Christian Churches and Sexual Positions

In this thread over here, Jragon said:

(bolding mine)

I don’t mean to single out Jragon, because I’ve heard this kind of thing many times from many others in many places.

I was raised in the Christian faith (Protestant), and have attended churches of a number of different Protestant denominations. I’ve heard the topic of sex discussed in all of them. And frankly, those discussions have essentially been limited to, “Do it with your spouse if you’re married; abstain if you’re not”. Which, as near as I can recall, is about all the Bible has to say about consensual, married, heterosexual intercourse (aside from Jewish laws regarding menstruation, etc.). I’m pretty darned sure the Bible has nothing to say about the actual physical positioning during consensual, married, heterosexual intercourse, and no church I’ve ever attended has dictated “acceptable” and “unacceptable” sexual positions. Though I will grant that maybe some of these churches did so, but reserved such discussions for premarital counseling sessions (after all, it would be kind of silly to tell unmarried people, who aren’t supposed to be having sex anyway, what positions were acceptable or unacceptable).

So my question is, what churches/denominations did specify this kind of thing, and do they still do so today? Or is the sentiment expressed by Jragon simply some sort of holdover stereotype from the past?

(For the record, I’m of the personal belief that a married couple can engage in any kind of sexual activity they want with each other, as long as it’s consensual.)

I always thought that some of this comes from the idea that some positions (like back door) are viewed as being similar to gay sex so that’s why they are frowned on.

Some states still have laws on the books that call some positions “crimes against nature” .

The church I have attended for the past nine years is what most would call fundamentalist. I have never heard any discussions of positions. I have heard plenty of discussions of sex. The impression I get is that anything goes between spouses, although I have read some stuff that suggests fetishes can objectify one’s partner and are therefore objectionable.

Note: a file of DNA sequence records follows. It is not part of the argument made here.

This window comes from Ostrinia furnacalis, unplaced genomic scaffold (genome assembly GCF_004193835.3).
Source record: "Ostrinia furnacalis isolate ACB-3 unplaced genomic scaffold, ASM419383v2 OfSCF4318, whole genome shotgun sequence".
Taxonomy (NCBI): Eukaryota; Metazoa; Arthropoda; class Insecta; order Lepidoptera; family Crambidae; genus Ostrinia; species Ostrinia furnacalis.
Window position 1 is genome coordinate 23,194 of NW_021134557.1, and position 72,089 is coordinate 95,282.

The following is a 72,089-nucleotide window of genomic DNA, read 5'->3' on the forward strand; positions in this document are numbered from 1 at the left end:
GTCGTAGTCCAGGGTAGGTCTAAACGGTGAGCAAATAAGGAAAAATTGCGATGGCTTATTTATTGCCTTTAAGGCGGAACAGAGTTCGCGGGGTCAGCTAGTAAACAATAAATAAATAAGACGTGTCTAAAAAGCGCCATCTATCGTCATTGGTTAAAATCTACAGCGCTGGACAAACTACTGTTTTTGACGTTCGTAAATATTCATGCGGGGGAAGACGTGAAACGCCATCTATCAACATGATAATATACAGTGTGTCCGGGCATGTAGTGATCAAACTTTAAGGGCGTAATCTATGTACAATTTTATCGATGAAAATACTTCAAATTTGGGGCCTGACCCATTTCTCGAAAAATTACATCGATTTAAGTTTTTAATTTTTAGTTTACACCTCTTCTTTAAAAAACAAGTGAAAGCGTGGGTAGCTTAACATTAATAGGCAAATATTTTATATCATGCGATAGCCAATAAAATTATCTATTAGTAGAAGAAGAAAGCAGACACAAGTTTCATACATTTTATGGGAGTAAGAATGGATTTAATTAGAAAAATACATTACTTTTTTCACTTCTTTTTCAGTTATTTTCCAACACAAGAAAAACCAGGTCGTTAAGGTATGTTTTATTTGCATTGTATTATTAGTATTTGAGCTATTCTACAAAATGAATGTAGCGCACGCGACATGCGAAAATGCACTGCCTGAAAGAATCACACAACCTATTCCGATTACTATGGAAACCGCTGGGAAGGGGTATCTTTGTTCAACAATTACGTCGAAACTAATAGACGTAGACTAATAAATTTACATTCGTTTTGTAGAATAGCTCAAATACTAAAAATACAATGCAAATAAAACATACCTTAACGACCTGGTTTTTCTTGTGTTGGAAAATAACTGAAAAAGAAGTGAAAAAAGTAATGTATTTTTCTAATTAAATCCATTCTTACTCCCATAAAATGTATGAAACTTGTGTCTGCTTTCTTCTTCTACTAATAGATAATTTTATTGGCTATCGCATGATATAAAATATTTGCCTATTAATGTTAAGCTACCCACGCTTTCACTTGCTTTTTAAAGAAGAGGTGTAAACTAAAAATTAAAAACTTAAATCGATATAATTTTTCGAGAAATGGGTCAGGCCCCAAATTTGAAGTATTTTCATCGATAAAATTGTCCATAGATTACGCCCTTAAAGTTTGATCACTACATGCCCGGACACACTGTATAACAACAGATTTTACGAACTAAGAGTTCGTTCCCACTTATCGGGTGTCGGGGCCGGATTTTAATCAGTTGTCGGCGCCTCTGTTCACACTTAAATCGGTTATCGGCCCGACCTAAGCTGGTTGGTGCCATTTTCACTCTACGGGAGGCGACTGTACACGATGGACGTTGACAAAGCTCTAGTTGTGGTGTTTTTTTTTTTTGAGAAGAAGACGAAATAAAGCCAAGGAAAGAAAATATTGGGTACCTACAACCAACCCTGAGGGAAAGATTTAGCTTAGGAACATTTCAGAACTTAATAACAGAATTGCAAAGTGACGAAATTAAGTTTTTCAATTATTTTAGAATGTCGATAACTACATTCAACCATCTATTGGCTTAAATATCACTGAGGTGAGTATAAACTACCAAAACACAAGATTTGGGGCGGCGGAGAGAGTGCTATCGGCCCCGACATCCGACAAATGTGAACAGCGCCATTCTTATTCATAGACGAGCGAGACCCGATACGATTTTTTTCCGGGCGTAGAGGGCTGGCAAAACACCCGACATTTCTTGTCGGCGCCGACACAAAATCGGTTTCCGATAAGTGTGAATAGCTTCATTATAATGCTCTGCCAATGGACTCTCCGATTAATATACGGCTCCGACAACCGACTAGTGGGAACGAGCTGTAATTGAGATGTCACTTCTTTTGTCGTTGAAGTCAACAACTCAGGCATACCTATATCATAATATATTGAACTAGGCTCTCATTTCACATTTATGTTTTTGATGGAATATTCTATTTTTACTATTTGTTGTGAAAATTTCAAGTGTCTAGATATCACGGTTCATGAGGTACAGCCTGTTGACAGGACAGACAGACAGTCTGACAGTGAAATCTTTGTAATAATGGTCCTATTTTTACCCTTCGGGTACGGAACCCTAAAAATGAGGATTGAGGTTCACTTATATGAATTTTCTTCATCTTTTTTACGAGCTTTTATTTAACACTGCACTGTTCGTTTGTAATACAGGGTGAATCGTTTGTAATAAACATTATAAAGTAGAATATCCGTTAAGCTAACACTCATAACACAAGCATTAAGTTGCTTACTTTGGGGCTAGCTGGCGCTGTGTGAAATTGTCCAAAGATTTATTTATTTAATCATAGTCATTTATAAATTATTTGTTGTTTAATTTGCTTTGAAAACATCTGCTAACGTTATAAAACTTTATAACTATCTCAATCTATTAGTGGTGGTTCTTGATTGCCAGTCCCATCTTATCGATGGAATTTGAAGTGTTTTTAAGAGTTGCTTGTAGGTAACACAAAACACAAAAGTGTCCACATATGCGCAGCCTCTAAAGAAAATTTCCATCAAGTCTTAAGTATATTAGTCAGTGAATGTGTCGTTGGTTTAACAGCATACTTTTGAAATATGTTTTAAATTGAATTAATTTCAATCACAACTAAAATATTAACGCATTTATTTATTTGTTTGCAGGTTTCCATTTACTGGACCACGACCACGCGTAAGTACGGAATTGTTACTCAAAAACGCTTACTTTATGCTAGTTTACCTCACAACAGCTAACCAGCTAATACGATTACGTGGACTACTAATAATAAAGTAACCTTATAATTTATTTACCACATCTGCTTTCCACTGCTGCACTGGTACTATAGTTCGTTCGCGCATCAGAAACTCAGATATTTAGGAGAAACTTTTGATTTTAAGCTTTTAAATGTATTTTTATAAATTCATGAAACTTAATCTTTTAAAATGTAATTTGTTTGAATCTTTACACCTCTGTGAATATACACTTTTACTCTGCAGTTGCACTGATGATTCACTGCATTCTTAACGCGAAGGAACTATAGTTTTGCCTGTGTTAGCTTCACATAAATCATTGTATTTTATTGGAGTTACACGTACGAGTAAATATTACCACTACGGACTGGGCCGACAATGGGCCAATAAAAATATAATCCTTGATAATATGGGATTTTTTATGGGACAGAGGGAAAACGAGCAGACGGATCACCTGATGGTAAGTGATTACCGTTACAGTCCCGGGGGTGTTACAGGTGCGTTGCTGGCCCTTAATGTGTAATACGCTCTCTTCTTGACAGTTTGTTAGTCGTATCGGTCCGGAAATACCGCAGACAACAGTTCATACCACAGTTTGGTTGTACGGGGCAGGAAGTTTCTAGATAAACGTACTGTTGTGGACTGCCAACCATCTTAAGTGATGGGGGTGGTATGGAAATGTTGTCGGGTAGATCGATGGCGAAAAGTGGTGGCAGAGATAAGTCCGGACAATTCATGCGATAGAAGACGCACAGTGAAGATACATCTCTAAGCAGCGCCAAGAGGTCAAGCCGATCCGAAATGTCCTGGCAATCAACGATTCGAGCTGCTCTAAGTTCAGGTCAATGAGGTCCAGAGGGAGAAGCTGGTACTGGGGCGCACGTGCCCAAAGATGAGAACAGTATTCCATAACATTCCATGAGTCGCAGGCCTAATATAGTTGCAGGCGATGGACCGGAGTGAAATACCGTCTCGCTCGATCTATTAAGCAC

During my Roman Catholic upbringing, I got the impression from priests and nuns that married sex was OK but somewhat of a necessary duty rather than fun. Consider the source. :slight_smile:

I have never encountered the stuff Jragon refers to.

I’m fairly sure that actual positions aren’t officially ruled upon anywhere in the Bible, but historically sodomy included both oral and anal sex (and possibly same-sex sex of any sort), and of course sodomy was prohibited.

In modern day, the fact that “sodomy” is never clearly defined in the Bible tends to make it so that on any given day, any particular Christian will say that it refers to something other than what they personally happen to do at home.

There is a lot of historical baggage that gets attributed to the modern church unfairly. It’s definitely the case that medieval churches were telling you how to have sex. Monks spent a ridiculous amount of time listing every conceivable sex practice and their position on it (which was almost always negative). In the Victorian times, it was generally believed that having sex as little as possible was a key to health and I also recall seeing the attitude that enjoying sex definitely meant you were doing it wrong.

It was never in the Bible, which does only talk about sex in general terms. (There are a few parts of Leviticus and Deuteronomy that have a few restrictions that can apply to heterosexual couples, like no sex while menstruating). All of these extra restrictions were purely cultural. There are commands in the Bible to respect “those of weaker faith” who might be tempted to sin by what you do, so you could argue that talking about unusual sex practices was a sin back then. (But the sin is not respecting the feelings of your peers.)
Saying that the church still teaches this is like saying that doctors still bleed their patients to cure fevers.

There is this excerpt on this very matter form Google Books.

Cecil has addressed this:

A while back I read an explanation for the Church’s preference for the “Missionary Position”.